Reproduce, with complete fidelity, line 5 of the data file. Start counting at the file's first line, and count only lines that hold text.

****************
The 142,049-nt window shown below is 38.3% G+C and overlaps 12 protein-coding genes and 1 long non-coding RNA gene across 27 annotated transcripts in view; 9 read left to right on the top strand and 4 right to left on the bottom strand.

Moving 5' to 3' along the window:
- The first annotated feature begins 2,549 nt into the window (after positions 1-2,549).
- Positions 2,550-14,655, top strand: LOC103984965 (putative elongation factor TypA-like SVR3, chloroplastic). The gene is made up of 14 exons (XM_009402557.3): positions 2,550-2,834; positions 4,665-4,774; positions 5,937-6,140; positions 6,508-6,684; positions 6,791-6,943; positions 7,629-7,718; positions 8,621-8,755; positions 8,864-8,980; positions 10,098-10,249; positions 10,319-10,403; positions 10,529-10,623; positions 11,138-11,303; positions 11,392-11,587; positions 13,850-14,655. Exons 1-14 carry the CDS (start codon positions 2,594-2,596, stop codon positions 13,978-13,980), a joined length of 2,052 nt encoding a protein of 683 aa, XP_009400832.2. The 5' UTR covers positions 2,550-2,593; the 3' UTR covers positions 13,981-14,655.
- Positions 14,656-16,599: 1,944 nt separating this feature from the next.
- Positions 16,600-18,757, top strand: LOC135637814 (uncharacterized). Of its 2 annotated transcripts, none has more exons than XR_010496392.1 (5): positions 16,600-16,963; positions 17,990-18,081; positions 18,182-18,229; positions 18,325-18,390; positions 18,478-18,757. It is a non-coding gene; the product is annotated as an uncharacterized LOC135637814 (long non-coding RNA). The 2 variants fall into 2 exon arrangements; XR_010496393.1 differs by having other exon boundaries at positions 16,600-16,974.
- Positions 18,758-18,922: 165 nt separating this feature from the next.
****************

- Positions 14,656-16,599: 1,944 nt separating this feature from the next.